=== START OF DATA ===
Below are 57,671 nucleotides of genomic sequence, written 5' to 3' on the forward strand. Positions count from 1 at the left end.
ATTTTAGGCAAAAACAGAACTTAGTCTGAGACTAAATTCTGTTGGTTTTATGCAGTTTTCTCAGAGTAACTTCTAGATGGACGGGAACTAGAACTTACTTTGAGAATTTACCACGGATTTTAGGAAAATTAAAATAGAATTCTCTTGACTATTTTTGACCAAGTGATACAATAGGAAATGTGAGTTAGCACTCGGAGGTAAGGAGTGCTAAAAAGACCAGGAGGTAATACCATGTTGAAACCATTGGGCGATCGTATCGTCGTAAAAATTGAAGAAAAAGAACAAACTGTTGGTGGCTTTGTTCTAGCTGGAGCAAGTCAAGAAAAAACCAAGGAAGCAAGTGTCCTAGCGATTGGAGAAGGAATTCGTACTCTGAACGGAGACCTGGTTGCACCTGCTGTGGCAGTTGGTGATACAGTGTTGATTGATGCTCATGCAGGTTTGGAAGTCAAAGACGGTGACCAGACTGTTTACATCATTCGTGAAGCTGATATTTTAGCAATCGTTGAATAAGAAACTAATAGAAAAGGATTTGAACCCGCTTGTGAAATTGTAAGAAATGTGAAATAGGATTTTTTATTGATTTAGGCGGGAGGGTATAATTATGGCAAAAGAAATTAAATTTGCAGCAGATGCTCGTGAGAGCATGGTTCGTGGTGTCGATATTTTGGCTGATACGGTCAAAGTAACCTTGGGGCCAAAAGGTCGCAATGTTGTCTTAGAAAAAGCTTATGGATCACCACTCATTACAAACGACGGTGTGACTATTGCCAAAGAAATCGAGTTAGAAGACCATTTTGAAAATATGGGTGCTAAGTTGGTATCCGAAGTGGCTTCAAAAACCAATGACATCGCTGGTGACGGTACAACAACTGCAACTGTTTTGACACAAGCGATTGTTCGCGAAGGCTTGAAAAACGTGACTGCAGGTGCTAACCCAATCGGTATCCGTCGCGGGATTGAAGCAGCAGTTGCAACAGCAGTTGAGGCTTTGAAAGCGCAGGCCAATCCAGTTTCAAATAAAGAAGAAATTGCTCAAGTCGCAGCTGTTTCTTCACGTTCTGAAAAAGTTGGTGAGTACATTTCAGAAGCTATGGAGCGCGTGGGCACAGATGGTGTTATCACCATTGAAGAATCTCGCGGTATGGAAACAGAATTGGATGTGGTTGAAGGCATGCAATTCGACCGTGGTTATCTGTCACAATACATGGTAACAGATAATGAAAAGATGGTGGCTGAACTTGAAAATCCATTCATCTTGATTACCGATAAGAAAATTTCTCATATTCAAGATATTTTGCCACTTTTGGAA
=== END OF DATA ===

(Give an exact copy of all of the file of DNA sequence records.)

Below are 57,671 nucleotides of genomic sequence, written 5' to 3' on the forward strand. Positions count from 1 at the left end.
ATTTTAGGCAAAAACAGAACTTAGTCTGAGACTAAATTCTGTTGGTTTTATGCAGTTTTCTCAGAGTAACTTCTAGATGGACGGGAACTAGAACTTACTTTGAGAATTTACCACGGATTTTAGGAAAATTAAAATAGAATTCTCTTGACTATTTTTGACCAAGTGATACAATAGGAAATGTGAGTTAGCACTCGGAGGTAAGGAGTGCTAAAAAGACCAGGAGGTAATACCATGTTGAAACCATTGGGCGATCGTATCGTCGTAAAAATTGAAGAAAAAGAACAAACTGTTGGTGGCTTTGTTCTAGCTGGAGCAAGTCAAGAAAAAACCAAGGAAGCAAGTGTCCTAGCGATTGGAGAAGGAATTCGTACTCTGAACGGAGACCTGGTTGCACCTGCTGTGGCAGTTGGTGATACAGTGTTGATTGATGCTCATGCAGGTTTGGAAGTCAAAGACGGTGACCAGACTGTTTACATCATTCGTGAAGCTGATATTTTAGCAATCGTTGAATAAGAAACTAATAGAAAAGGATTTGAACCCGCTTGTGAAATTGTAAGAAATGTGAAATAGGATTTTTTATTGATTTAGGCGGGAGGGTATAATTATGGCAAAAGAAATTAAATTTGCAGCAGATGCTCGTGAGAGCATGGTTCGTGGTGTCGATATTTTGGCTGATACGGTCAAAGTAACCTTGGGGCCAAAAGGTCGCAATGTTGTCTTAGAAAAAGCTTATGGATCACCACTCATTACAAACGACGGTGTGACTATTGCCAAAGAAATCGAGTTAGAAGACCATTTTGAAAATATGGGTGCTAAGTTGGTATCCGAAGTGGCTTCAAAAACCAATGACATCGCTGGTGACGGTACAACAACTGCAACTGTTTTGACACAAGCGATTGTTCGCGAAGGCTTGAAAAACGTGACTGCAGGTGCTAACCCAATCGGTATCCGTCGCGGGATTGAAGCAGCAGTTGCAACAGCAGTTGAGGCTTTGAAAGCGCAGGCCAATCCAGTTTCAAATAAAGAAGAAATTGCTCAAGTCGCAGCTGTTTCTTCACGTTCTGAAAAAGTTGGTGAGTACATTTCAGAAGCTATGGAGCGCGTGGGCACAGATGGTGTTATCACCATTGAAGAATCTCGCGGTATGGAAACAGAATTGGATGTGGTTGAAGGCATGCAATTCGACCGTGGTTATCTGTCACAATACATGGTAACAGATAATGAAAAGATGGTGGCTGAACTTGAAAATCCATTCATCTTGATTACCGATAAGAAAATTTCTCATATTCAAGATATTTTGCCACTTTTGGAA